The analysis showed a shift in the age distribution of new diagnoses of obesity-associated cancers during the past 17 years, with the greatest increase among individuals aged 50–64 years. Among this age group, the combined number of new diagnoses of all obesity-associated cancers increased by 197.8%, compared to 93.9% for those aged 20–49 years and 91% for those older than 65 years.
Among persons in younger age groups, there was also a higher likelihood that annual rates of new cases of obesity-associated cancer would outstrip cancers not related to obesity. This likelihood was highest among non-Hispanic white men aged 20–49 years (ratio of odds ratios [ORs], 1.020; 95% confidence interval, 1.018 – 1.022).
The opposite was true for the group aged 65 years or older, with greater odds that annual rates of new cancers not associated with obesity would be higher than those associated with obesity, regardless of race/ethnicity (range ratio of ORs, 0.983 – 0.996).
Although incidence rates for obesity-associated cancers generally decreased over this period among those aged 65 and over, the total number of new cases increased. This finding was most likely due to individuals who aged into this group from the younger age group, according to the authors.
New diagnoses of obesity-associated cancer disproportionately affected racial/ethnic minorities. Hispanic men aged 50–64 experienced the greatest percent increase (197.8%), while non-Hispanic white women in this age group experienced the least increase (25.3%).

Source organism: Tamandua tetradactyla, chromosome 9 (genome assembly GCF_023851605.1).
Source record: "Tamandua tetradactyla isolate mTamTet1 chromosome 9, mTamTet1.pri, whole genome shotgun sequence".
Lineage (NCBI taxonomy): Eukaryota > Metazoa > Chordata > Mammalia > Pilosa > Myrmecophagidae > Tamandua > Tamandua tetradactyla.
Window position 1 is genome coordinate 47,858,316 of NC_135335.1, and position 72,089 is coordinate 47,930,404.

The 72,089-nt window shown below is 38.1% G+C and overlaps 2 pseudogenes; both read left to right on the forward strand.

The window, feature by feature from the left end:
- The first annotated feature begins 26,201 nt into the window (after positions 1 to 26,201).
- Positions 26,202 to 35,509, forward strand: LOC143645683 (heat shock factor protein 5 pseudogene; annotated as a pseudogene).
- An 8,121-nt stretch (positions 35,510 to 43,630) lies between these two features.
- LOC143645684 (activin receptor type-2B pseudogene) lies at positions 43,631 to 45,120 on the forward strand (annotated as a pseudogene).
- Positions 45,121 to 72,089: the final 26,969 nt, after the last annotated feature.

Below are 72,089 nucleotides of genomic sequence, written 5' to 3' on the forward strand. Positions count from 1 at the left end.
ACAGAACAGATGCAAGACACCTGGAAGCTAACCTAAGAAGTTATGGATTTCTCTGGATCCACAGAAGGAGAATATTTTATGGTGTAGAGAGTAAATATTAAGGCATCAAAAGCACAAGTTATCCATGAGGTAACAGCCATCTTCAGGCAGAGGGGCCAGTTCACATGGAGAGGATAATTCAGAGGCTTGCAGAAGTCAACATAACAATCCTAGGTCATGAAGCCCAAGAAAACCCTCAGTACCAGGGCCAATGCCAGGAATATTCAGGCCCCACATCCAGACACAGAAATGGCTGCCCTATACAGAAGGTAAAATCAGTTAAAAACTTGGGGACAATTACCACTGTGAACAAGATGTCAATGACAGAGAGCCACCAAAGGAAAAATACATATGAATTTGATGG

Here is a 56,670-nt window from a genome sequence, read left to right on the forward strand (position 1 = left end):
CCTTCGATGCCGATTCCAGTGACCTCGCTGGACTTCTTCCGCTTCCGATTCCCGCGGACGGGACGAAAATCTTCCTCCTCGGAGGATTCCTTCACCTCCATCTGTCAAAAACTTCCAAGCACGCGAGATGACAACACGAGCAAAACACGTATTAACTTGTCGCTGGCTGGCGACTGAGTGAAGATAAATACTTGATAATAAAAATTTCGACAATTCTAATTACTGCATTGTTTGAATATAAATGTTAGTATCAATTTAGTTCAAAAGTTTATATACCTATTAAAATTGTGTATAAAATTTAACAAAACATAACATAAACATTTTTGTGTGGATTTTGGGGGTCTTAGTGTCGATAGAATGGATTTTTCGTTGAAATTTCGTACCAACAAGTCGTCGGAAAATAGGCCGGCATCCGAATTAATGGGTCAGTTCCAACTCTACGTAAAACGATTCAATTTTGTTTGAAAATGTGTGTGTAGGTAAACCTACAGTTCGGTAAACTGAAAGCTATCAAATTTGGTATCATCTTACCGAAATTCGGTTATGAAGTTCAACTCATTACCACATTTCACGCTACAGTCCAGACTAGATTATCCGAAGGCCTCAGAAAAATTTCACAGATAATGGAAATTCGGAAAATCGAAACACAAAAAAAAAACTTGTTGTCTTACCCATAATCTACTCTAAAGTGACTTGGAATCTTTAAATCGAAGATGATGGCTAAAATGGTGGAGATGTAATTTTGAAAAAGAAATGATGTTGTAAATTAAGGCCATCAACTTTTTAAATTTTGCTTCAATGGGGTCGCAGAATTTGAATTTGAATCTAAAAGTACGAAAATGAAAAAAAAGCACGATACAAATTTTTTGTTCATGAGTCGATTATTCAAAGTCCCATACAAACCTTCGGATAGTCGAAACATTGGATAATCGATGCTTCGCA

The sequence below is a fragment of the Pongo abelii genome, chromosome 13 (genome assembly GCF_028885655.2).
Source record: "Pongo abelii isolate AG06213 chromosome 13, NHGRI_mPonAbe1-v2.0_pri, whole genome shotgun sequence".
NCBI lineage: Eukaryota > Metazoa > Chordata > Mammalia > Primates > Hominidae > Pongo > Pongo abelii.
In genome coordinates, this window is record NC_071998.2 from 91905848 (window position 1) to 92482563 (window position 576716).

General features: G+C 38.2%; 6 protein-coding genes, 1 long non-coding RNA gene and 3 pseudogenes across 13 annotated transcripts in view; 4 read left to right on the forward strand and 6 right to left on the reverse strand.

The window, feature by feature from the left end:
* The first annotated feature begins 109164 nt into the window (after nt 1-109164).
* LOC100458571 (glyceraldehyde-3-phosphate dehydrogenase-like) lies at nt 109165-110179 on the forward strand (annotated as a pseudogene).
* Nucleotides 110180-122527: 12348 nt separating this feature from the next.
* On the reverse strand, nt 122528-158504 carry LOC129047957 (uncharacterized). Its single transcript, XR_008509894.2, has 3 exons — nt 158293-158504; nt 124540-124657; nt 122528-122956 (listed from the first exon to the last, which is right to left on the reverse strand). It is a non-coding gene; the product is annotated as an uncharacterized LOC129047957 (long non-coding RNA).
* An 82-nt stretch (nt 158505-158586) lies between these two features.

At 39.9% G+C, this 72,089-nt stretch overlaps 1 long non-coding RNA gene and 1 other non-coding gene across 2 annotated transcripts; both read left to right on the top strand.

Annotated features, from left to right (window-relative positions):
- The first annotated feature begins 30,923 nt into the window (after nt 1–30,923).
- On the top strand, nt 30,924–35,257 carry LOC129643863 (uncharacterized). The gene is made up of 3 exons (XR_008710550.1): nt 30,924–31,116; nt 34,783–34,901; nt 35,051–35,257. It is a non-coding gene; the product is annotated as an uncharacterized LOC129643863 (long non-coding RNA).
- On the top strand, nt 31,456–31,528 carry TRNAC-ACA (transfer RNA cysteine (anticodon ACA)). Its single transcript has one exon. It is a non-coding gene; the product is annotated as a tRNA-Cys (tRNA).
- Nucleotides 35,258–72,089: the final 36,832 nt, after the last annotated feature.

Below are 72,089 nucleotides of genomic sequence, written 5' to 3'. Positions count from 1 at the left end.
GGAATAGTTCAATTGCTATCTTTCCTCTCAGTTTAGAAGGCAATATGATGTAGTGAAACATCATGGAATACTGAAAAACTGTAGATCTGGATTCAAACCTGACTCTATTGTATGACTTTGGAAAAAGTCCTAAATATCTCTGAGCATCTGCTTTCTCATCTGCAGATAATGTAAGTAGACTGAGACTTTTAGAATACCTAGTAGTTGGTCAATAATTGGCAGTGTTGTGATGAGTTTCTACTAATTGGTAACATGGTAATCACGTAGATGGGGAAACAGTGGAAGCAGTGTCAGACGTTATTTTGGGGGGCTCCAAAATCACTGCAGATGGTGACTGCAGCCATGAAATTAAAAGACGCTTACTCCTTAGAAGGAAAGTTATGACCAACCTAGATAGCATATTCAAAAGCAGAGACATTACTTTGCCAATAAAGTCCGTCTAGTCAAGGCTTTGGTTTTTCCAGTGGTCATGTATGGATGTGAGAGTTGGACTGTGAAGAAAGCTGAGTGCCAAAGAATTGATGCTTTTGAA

Likewise, certain types of obesity-associated cancers increased disproportionately among racial/ethnic minorities. For example, Hispanic women aged 50–64 experienced about a 400% increase in thyroid cancer and more than a 200% increase in melanomas and kidney, uterine, and pancreatic cancers.
The authors mentioned several limitations of their study, including lack of data on poverty, racism, smoking, genetic mutations, family history of cancer, and environmental factors that could contribute to cancer. Also, the SEER data lacked information on body fatness, so the researchers could not determine whether people who were overweight or obese were the ones who developed cancer.
Nevertheless, in a press release, senior author Nathan A. Berger, MD (Case Comprehensive Cancer Center, Case Western Reserve University School of Medicine, Cleveland, Ohio), concluded:
"We all know that public health education efforts are important to address the impact of obesity on individuals' health and quality of life. This analysis of the SEER data proves the point at a population level, with dramatic findings for the Black and Hispanic communities. Public health practitioners and officials are wise to continue and even increase efforts to inform people about the adverse consequences of obesity, and support individuals and communities in changing behaviors that contribute to obesity."
The study was funded by a National Cancer Institute–designated Case Comprehensive Cancer Center and Case Comprehensive Cancer Center Cancer Disparities SPORE planning grant. Koroukian and coauthor Weichuan Dong, MA, received support through contracts from the Cleveland Clinic Foundation, including a subcontract from the Celgene Corporation. The other authors have disclosed no relevant financial relationships.